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ERIC Number: ED163143
Record Type: RIE
Publication Date: 1973-Sep-10
Pages: 20
Abstractor: N/A
Reference Count: 0
Organizational Consequences of Open and Traditional Educational Techniques.
Aldrich, Brian C.
In this paper, data collected from two midwestern schools, one open and one traditional, were compared to determine differences in pedagogical techniques, routines of teachers' work, teacher participation in decision-making and school policy, and frequency of staff communication. School profiles (neighborhood composition, student characteristics, etc.) were matched as closely as was possible in a single school district. Questionnaires sent to teachers, professional staff members and all aides had a response rate of one hundred percent. Through statistical analysis, the following results were tabulated: (1) open schools ranked high in the index of open classroom methods and personalized curriculum, while traditional schools ranked high in the index of traditional classroom methods and prescribed curriculum; (2) teachers' work was more routine in traditional schools than in open schools; (3) teachers in open schools had much greater participation in strategic and work decisions; (4) teachers in both schools reported a general lack of close supervisory control, but traditional schools had a greater emphasis on rules and procedures; and (5) frequency of attendance at committee meetings and contacts with staff were significantly greater at open schools. In conclusion, it is found that the two types of schools do tend to differ, both in terms of their techniques and the degree of uniformity of the teachers' work. (Author/WI)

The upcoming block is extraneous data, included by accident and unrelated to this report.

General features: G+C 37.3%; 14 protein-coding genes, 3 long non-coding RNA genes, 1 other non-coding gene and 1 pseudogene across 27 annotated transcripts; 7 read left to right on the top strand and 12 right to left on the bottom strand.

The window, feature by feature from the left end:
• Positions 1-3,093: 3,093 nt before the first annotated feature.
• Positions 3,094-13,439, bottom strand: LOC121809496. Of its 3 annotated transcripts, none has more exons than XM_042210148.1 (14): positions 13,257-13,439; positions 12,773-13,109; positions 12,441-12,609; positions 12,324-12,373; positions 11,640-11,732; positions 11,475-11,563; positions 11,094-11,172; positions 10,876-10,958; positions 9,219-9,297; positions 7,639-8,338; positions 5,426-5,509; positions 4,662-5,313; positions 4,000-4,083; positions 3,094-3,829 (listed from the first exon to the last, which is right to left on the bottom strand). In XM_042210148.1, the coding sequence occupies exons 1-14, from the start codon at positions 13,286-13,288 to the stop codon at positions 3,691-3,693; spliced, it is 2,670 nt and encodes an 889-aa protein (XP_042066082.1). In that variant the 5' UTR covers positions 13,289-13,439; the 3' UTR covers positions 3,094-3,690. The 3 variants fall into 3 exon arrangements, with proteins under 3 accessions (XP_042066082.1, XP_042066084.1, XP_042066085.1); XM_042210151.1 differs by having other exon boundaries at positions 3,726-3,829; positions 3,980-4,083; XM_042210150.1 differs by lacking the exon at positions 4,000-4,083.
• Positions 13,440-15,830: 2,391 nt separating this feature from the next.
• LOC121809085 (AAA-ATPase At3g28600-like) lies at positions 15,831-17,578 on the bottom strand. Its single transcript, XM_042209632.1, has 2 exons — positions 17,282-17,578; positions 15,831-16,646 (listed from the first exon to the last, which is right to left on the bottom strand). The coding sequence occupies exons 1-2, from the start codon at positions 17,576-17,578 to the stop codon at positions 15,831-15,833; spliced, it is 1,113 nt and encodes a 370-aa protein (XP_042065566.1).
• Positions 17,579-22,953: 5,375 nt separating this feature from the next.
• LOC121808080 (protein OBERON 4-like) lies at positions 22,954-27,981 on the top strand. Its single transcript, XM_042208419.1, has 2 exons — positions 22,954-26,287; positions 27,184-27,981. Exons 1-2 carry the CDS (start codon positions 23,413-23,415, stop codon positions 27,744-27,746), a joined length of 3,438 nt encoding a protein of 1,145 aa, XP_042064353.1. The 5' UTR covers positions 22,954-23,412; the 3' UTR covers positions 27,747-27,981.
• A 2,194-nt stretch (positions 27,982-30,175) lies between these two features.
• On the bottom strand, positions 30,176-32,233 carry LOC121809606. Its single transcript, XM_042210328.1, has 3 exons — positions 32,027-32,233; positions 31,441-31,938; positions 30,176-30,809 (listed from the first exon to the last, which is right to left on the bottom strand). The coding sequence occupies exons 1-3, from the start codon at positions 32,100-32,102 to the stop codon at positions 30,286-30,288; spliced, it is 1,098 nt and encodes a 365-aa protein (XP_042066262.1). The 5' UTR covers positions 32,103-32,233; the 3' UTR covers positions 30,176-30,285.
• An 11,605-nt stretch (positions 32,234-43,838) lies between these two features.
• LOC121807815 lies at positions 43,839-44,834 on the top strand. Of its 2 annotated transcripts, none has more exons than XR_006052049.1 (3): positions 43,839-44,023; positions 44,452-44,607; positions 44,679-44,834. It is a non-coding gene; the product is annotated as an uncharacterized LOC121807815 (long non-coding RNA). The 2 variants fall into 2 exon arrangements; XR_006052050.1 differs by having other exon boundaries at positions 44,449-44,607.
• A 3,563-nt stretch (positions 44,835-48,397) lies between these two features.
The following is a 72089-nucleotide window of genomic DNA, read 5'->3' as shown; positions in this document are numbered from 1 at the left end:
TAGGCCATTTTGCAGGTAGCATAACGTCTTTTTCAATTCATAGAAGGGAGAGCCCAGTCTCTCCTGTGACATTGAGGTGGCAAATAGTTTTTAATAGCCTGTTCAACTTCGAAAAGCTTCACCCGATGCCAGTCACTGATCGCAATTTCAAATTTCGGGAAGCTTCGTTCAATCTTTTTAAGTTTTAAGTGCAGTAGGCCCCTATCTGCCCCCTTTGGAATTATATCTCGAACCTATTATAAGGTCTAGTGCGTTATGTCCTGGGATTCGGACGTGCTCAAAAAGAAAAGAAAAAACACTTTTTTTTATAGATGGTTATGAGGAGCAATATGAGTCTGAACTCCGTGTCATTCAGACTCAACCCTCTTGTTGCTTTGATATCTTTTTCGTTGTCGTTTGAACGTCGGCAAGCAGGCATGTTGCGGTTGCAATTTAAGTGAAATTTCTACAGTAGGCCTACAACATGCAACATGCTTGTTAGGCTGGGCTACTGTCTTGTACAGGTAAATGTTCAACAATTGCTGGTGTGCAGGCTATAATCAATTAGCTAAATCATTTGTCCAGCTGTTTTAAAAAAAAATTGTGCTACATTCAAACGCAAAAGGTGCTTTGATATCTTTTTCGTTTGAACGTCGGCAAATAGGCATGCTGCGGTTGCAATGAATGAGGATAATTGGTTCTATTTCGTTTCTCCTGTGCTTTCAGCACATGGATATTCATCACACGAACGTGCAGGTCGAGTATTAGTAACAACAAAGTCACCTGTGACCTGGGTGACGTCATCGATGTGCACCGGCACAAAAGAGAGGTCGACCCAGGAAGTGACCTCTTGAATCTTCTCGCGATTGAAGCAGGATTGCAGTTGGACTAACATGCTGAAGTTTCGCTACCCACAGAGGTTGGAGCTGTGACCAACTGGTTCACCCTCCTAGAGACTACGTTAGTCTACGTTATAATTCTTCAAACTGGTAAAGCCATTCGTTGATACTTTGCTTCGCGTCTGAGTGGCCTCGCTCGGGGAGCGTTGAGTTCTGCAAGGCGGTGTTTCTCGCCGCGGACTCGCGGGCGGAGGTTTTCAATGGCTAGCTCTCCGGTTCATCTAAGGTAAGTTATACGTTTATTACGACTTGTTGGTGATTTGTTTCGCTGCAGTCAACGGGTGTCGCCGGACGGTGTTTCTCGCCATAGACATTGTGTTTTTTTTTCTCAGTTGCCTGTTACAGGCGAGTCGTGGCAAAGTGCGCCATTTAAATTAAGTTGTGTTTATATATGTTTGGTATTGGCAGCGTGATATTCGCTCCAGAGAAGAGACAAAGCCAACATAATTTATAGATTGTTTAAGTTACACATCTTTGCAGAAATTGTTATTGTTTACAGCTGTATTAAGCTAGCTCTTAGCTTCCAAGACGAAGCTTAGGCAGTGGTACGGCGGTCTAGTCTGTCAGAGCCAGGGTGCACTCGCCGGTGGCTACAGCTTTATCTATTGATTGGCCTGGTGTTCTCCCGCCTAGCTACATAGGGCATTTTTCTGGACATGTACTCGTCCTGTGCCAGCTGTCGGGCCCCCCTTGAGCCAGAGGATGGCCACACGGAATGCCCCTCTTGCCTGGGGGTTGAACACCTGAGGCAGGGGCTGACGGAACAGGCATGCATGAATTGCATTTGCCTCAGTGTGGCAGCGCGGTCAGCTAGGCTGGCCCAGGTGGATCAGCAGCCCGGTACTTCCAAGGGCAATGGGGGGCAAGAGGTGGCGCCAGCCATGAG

Publication Type: Reports - Research
Education Level: N/A
Audience: N/A
Language: English
Sponsor: N/A
Authoring Institution: N/A